- Document the concern. Who raised a complaint about the person’s behavior? Was it a coworker, a manager or someone else? What did they say they observed?
- Approach the employee to evaluate the situation for yourself. Consider whether they appear to be disoriented or experiencing blurred vision, dizziness, slurred speech other symptoms that may indicate they are under the influence.
- Have another member of management evaluate them to confirm your observations and document their findings as well as your own. (If you don’t believe reasonable suspicion exists based on both managers’ findings, end the process.)
- If the managers have corroborated reasonable suspicion, immediately remove the employee from any safety-sensitive work environment and ask them to wait in an area that is not safety-sensitive.
- Explain to the employee that they will need to consent to undergo a drug test to rule out a drug policy violation. (Refusal to consent could be grounds for discipline or termination, depending on how your drug testing policy is worded and assuming they have received a copy of that policy.)
- Provide the employee who appears to be impaired with the means to attend the drug test if it’s being administered off-site.
- Consider whether your policy allows you to keep them out of work until the test results are in.
- If the test comes back negative, return the employee to their position as soon as practicable. If it’s positive, consider the progressive discipline or automatic termination that’s warranted pursuant to your policy.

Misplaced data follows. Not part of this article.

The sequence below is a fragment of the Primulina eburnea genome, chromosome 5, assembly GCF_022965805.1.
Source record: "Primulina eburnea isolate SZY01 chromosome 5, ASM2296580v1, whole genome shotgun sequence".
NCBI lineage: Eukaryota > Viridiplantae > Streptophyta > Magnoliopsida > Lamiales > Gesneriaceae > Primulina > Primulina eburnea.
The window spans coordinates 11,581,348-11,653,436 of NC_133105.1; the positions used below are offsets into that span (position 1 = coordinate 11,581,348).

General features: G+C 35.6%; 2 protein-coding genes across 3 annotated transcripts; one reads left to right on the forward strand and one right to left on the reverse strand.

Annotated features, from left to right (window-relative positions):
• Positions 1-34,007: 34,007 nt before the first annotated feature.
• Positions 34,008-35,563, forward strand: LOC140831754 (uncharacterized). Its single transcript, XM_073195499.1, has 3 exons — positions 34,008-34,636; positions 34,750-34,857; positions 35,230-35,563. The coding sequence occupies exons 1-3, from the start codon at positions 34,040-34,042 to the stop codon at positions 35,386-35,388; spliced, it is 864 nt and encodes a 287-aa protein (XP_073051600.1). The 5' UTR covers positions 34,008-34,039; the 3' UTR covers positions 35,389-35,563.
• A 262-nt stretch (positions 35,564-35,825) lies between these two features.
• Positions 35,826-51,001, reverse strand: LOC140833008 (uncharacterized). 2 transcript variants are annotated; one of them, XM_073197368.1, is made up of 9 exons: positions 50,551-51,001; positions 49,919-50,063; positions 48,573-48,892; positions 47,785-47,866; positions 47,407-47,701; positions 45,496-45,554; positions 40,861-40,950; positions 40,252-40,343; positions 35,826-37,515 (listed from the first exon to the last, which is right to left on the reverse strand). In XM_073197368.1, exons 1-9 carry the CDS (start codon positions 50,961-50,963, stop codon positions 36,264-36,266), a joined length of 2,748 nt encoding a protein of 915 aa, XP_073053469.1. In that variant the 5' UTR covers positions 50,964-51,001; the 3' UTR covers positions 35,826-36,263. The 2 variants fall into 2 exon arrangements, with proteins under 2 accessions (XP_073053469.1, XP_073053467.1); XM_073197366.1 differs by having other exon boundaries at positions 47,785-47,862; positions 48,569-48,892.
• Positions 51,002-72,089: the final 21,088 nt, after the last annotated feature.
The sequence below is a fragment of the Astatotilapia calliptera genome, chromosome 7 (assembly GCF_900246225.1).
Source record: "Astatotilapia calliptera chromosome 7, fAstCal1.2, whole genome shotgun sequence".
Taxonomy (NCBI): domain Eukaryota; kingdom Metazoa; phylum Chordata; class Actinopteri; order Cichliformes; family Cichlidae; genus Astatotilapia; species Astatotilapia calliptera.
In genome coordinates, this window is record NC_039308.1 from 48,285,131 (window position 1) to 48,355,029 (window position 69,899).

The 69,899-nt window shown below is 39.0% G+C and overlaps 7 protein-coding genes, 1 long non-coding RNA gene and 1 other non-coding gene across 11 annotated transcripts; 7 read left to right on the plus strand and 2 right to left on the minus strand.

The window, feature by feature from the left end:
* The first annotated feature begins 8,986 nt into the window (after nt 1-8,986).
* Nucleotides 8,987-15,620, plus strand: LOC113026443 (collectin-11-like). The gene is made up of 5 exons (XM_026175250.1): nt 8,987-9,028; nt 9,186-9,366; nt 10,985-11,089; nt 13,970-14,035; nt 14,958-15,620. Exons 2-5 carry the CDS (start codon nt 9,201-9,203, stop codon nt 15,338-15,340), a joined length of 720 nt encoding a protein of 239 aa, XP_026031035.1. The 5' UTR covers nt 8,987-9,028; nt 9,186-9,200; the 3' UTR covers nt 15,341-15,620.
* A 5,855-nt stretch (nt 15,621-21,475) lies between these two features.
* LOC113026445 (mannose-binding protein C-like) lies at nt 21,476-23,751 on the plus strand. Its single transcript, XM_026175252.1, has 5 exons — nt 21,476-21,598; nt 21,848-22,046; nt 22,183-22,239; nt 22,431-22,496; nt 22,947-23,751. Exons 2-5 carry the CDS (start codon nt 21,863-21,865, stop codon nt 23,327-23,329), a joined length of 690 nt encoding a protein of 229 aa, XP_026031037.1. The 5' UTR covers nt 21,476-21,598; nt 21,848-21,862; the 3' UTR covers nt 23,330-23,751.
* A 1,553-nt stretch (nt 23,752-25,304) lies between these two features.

- Consider communicating with the worker about your employee assistance program (EAP) and whether the situation calls for them to sign a last chance agreement (LCA). An LCA may include provisions like:
- Employee agrees to participate in the EAP.
- Employee understands they will be subject to an unpaid suspension (of X days) for violating the employer’s drug use policy.
- Employee agrees to be subject to follow-up drug tests at random or scheduled intervals for a specified duration of time.
- Employee understands that failure to adhere to LCA terms will result in immediate termination.
With many workforces experiencing labor shortages, consider whether a positive test result should disqualify someone from work. Again, this requires balancing your duty to address workplace hazards with the legalization of marijuana. Seek counsel before taking disciplinary action against an employee for marijuana use.